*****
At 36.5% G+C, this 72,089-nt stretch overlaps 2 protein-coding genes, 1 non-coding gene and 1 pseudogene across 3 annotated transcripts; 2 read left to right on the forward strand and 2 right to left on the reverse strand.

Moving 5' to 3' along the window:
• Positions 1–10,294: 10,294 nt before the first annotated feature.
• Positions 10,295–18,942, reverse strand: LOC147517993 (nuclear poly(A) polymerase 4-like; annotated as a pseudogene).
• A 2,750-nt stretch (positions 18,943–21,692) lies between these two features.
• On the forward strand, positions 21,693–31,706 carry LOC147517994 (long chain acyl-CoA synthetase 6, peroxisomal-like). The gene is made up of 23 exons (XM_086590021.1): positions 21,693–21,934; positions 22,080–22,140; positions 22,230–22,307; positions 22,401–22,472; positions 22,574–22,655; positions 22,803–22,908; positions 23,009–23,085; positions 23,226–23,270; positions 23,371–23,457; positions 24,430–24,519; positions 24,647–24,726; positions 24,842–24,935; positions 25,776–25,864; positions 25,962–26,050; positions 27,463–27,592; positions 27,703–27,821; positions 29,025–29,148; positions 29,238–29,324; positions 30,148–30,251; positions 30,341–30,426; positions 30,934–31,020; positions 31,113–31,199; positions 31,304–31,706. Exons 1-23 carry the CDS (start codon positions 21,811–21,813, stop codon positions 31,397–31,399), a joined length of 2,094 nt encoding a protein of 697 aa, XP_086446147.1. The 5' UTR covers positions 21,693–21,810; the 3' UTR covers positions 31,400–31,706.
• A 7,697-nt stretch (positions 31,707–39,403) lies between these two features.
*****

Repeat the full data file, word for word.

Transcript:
At 36.5% G+C, this 72,089-nt stretch overlaps 2 protein-coding genes, 1 non-coding gene and 1 pseudogene across 3 annotated transcripts; 2 read left to right on the forward strand and 2 right to left on the reverse strand.

Moving 5' to 3' along the window:
• Positions 1–10,294: 10,294 nt before the first annotated feature.
• Positions 10,295–18,942, reverse strand: LOC147517993 (nuclear poly(A) polymerase 4-like; annotated as a pseudogene).
• A 2,750-nt stretch (positions 18,943–21,692) lies between these two features.
• On the forward strand, positions 21,693–31,706 carry LOC147517994 (long chain acyl-CoA synthetase 6, peroxisomal-like). The gene is made up of 23 exons (XM_086590021.1): positions 21,693–21,934; positions 22,080–22,140; positions 22,230–22,307; positions 22,401–22,472; positions 22,574–22,655; positions 22,803–22,908; positions 23,009–23,085; positions 23,226–23,270; positions 23,371–23,457; positions 24,430–24,519; positions 24,647–24,726; positions 24,842–24,935; positions 25,776–25,864; positions 25,962–26,050; positions 27,463–27,592; positions 27,703–27,821; positions 29,025–29,148; positions 29,238–29,324; positions 30,148–30,251; positions 30,341–30,426; positions 30,934–31,020; positions 31,113–31,199; positions 31,304–31,706. Exons 1-23 carry the CDS (start codon positions 21,811–21,813, stop codon positions 31,397–31,399), a joined length of 2,094 nt encoding a protein of 697 aa, XP_086446147.1. The 5' UTR covers positions 21,693–21,810; the 3' UTR covers positions 31,400–31,706.
• A 7,697-nt stretch (positions 31,707–39,403) lies between these two features.